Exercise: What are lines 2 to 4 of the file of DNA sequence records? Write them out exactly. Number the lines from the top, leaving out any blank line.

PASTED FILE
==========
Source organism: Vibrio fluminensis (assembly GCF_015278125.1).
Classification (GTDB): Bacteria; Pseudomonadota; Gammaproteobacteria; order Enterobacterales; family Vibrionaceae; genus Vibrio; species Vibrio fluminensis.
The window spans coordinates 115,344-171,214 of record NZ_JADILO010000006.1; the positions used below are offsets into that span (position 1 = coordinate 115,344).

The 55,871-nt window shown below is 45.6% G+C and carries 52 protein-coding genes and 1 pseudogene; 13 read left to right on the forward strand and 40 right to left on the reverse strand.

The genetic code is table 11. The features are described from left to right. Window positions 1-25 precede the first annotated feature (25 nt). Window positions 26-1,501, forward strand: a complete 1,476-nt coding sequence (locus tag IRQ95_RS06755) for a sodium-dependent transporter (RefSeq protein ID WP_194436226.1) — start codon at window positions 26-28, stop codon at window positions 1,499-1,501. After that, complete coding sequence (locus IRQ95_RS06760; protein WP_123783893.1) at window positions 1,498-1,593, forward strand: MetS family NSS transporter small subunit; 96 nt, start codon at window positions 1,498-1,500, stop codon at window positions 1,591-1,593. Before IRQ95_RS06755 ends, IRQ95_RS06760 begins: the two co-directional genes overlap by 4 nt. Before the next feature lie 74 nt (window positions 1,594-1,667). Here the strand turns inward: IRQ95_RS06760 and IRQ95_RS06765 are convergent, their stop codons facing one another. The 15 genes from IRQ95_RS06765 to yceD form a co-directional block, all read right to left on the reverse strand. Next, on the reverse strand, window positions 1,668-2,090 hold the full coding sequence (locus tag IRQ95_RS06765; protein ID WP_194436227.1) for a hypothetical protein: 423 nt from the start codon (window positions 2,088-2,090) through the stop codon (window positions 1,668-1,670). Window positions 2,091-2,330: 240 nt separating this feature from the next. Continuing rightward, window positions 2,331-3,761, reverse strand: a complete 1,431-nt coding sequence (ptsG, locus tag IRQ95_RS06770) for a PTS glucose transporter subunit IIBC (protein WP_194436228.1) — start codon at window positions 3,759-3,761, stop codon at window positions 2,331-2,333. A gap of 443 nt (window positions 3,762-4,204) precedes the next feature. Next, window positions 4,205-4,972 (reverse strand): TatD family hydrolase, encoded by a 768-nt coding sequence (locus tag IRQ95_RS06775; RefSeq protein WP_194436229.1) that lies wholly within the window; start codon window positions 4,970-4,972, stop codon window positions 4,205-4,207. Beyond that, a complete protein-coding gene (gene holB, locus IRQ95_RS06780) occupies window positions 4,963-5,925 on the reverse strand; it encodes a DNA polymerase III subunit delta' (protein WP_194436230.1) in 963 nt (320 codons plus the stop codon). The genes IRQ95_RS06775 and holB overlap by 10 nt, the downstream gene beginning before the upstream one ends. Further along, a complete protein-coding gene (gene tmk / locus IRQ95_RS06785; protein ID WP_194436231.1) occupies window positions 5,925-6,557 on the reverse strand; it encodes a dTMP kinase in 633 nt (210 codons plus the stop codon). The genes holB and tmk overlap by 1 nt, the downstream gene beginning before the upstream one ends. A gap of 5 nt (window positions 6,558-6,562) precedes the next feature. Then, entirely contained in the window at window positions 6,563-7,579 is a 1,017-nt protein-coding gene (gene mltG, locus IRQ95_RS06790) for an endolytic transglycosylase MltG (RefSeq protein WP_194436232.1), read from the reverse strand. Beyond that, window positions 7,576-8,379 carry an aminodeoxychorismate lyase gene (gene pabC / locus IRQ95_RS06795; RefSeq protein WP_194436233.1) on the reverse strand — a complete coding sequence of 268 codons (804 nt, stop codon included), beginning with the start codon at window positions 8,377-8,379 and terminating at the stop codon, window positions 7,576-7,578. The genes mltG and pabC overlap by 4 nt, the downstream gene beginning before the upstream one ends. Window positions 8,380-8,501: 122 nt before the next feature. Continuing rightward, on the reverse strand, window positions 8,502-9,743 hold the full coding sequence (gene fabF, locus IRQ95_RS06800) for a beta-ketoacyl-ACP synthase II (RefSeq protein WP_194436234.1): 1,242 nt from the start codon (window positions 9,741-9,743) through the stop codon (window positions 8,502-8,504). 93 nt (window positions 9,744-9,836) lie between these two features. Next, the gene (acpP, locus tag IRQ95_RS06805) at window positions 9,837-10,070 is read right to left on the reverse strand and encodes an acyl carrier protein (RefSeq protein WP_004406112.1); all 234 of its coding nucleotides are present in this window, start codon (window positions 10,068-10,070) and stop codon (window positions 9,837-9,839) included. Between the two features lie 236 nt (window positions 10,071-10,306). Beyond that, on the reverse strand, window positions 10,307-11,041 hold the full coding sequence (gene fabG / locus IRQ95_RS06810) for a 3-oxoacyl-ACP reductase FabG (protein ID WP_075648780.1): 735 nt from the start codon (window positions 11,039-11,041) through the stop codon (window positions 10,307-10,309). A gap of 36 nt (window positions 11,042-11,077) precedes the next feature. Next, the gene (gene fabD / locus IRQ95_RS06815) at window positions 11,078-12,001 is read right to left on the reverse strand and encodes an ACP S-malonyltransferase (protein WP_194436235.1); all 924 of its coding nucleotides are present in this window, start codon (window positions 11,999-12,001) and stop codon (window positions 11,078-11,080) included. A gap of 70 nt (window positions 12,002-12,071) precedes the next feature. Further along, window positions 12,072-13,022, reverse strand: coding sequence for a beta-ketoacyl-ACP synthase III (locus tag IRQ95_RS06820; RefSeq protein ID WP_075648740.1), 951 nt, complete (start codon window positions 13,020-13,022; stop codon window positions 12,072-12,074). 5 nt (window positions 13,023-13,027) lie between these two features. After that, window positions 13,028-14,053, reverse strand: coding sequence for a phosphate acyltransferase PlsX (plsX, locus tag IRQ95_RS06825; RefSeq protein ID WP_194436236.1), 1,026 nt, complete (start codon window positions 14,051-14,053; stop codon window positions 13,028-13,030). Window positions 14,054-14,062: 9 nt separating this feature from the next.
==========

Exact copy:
Classification (GTDB): Bacteria; Pseudomonadota; Gammaproteobacteria; order Enterobacterales; family Vibrionaceae; genus Vibrio; species Vibrio fluminensis.
The window spans coordinates 115,344-171,214 of record NZ_JADILO010000006.1; the positions used below are offsets into that span (position 1 = coordinate 115,344).

The 55,871-nt window shown below is 45.6% G+C and carries 52 protein-coding genes and 1 pseudogene; 13 read left to right on the forward strand and 40 right to left on the reverse strand.